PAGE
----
Can we all agree on this one at least? You don't have to socialize something if there's enough healthy competition. In fact, I would recommend against it because the social agency is under no pressure to provide anything better than basic service based on its funding. I wouldn't call the state of internet service in the US "under healthy competition." My particular area is out of the ordinary because we have Verizon, Cablevision and Time Warner Cable. Of course, let's not forget that the apartment complex I live in has a deal with Cablevision so they're the only choice I really have.
There's little competition with cell phone service. Why? The upstart cost is ridiculous because you have to put wires and towers all over the place and all the big companies bought up the little ones to have more coverage.
There's little competition with internet providers. Why? See above. Add on the fact that content delivery companies are merging with internet providers and now you have to compete with a company that has more money, more lawyers and more weight.
There's little competition with content delivery companies. Actually that's a lie but as ISPs merge with content companies and become bigger, they'll have more weight to push out content delivery startups. I can see Netflix being forced to buy up an ISP like Time Warner if the Comcast deal fails. TimeFlix Warner? (Comflixcast?)
In both the cell service and ISP cases, the trouble I see is lack of regulation and conflict of interest with the companies involved. One company should be the one to lay lines down and build towers for cell companies. AT&T should not be responsible for laying its lines down. Or else, Google could come to areas with Verizon and lease their fiber lines. Line-laying companies would be in competition with one another and want the business of the ISPs and cell companies. Also, I agree that content companies should not be able to merge with internet providers.
Split up line companies from delivery companies and you'll see costs go down because you only have to lease from a company that will have others leasing as well. Split up content companies from ISPs and you'll see Comcast playing nice with Netflix because it'll be one of many content companies its customers will demand access to -- or switch ISPs because they'll have a choice. You take out choice and you take out the only card customers have in determining what fails and what succeeds. If the company holds the cards, they only get bigger, which, as we can see, ultimately leads to regulatory capture. People are greedy and want money. I'm not against the fact that companies exist to make money but when they stop serving the public interests and only their stockholders' because they can then something has to change. If a company doesn't have to compete with anyone else for customers, then they're going to do all they can to raise prices and lower costs without losing too many customers to their non-existent competition.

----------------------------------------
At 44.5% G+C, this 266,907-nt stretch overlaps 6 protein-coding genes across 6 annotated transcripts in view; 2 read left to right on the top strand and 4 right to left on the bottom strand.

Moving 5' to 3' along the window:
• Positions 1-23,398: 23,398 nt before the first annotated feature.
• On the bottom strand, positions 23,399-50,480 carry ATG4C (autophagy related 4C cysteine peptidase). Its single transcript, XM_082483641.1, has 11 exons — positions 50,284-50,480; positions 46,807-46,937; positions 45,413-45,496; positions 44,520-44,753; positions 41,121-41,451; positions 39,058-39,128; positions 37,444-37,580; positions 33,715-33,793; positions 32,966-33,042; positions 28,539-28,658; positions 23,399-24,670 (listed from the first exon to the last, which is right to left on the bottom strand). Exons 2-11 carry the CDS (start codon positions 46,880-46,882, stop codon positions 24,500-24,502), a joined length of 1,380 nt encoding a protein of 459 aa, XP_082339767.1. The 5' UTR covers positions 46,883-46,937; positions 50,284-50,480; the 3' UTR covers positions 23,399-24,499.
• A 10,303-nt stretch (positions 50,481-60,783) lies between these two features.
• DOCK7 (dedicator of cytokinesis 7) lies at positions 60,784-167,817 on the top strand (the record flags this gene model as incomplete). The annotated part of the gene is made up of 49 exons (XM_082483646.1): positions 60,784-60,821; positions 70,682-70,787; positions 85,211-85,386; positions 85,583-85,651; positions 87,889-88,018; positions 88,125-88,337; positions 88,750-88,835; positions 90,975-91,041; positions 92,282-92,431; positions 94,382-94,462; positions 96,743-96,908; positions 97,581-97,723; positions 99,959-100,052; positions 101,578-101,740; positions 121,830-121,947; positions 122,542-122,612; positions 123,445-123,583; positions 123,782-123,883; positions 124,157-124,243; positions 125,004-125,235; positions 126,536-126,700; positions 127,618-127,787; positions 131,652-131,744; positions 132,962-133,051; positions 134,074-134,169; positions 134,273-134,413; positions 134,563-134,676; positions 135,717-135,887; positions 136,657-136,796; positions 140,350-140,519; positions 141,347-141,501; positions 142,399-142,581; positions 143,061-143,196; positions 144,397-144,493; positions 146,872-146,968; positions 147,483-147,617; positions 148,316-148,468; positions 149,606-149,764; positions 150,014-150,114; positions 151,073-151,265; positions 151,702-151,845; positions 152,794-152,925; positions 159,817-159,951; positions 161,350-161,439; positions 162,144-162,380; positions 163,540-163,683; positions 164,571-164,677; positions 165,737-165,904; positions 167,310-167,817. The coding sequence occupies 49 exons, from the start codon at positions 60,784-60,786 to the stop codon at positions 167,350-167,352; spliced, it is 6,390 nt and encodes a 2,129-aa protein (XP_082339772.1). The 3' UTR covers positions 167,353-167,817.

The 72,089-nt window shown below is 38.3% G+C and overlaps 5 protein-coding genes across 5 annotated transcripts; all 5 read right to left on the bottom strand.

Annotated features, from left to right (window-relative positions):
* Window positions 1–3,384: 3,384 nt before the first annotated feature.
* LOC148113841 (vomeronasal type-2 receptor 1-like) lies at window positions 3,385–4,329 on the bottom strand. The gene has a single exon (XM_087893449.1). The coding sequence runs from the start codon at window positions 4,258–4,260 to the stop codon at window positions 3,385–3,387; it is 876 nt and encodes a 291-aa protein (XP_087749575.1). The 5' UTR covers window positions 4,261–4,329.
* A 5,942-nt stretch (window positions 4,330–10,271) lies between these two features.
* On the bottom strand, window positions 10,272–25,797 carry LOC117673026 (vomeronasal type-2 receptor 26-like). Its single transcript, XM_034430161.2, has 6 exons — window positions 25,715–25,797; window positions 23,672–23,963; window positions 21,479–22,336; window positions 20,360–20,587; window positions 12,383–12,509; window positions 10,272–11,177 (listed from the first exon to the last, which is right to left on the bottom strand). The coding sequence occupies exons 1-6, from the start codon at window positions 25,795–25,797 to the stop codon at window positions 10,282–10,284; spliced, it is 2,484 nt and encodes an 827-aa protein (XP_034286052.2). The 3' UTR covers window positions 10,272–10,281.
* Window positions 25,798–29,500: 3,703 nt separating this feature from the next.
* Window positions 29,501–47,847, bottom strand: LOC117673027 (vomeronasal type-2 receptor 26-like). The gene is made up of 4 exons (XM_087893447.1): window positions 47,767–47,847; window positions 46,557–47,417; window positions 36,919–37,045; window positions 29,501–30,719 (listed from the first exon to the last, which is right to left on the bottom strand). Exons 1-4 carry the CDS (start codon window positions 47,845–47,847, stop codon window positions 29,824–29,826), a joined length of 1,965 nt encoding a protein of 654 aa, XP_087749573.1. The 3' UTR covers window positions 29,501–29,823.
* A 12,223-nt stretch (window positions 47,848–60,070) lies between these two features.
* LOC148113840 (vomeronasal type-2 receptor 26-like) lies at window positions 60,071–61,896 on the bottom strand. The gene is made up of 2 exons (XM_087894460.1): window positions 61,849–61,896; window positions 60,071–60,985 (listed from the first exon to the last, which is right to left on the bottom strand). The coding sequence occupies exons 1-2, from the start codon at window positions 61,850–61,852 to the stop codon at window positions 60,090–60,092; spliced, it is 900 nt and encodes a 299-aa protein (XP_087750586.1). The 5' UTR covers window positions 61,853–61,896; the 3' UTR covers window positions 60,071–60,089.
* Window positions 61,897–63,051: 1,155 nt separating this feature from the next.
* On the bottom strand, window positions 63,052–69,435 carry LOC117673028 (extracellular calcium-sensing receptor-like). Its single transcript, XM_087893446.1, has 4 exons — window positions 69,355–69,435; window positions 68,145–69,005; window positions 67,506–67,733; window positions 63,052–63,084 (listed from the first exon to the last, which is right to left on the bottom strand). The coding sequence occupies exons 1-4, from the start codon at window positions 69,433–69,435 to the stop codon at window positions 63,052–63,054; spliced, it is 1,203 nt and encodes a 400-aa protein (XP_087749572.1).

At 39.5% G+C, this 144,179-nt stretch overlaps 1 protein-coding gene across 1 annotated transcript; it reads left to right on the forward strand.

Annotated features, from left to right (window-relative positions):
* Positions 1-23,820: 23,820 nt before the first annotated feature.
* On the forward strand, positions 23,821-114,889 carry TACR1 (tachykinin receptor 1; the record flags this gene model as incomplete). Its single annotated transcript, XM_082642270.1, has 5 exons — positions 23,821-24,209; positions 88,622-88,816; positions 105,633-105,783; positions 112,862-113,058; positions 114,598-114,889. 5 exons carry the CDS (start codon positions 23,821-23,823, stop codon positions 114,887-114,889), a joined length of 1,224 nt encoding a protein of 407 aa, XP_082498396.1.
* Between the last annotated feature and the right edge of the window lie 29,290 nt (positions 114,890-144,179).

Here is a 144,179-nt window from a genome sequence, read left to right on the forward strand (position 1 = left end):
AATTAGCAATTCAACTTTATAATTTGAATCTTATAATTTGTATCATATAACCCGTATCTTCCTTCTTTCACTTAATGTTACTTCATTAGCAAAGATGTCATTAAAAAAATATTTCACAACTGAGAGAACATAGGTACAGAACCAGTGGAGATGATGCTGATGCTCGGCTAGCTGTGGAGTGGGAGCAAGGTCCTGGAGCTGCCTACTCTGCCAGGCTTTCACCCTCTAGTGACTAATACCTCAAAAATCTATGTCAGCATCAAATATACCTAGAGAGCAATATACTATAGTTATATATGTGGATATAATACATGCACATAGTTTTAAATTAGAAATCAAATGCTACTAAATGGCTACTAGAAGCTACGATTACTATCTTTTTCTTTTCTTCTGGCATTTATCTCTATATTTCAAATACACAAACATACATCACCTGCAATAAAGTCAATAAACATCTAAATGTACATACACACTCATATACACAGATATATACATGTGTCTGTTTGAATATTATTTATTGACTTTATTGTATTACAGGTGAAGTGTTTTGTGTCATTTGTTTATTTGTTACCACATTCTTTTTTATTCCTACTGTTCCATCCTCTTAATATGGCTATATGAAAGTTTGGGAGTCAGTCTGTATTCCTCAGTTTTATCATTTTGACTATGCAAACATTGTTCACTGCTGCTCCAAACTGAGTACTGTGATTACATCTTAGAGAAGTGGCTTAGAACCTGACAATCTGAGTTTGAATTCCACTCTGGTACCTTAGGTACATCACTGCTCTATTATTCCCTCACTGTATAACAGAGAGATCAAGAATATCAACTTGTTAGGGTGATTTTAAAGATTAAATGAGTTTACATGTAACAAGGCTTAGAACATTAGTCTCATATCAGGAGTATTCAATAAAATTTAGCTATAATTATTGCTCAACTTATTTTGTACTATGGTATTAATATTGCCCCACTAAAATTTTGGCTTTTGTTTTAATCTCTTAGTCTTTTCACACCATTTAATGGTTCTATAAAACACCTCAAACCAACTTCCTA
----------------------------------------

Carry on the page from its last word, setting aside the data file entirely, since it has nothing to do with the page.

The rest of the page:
Case in point: T-Mobile disrupting the cell industry, Apple disrupting the tablet industry and then Microsoft, and Google Fiber disrupting ISPs. (Time Warner increasing speeds to 300 Mbps near Google Fiber not because of Google but because customers [i]there[/i] are demanding higher speeds? Bullshit. I was talking to my ISP once for service and somehow Google Fiber came up. told the tech if they came here I would drop them so fast. He laughed.)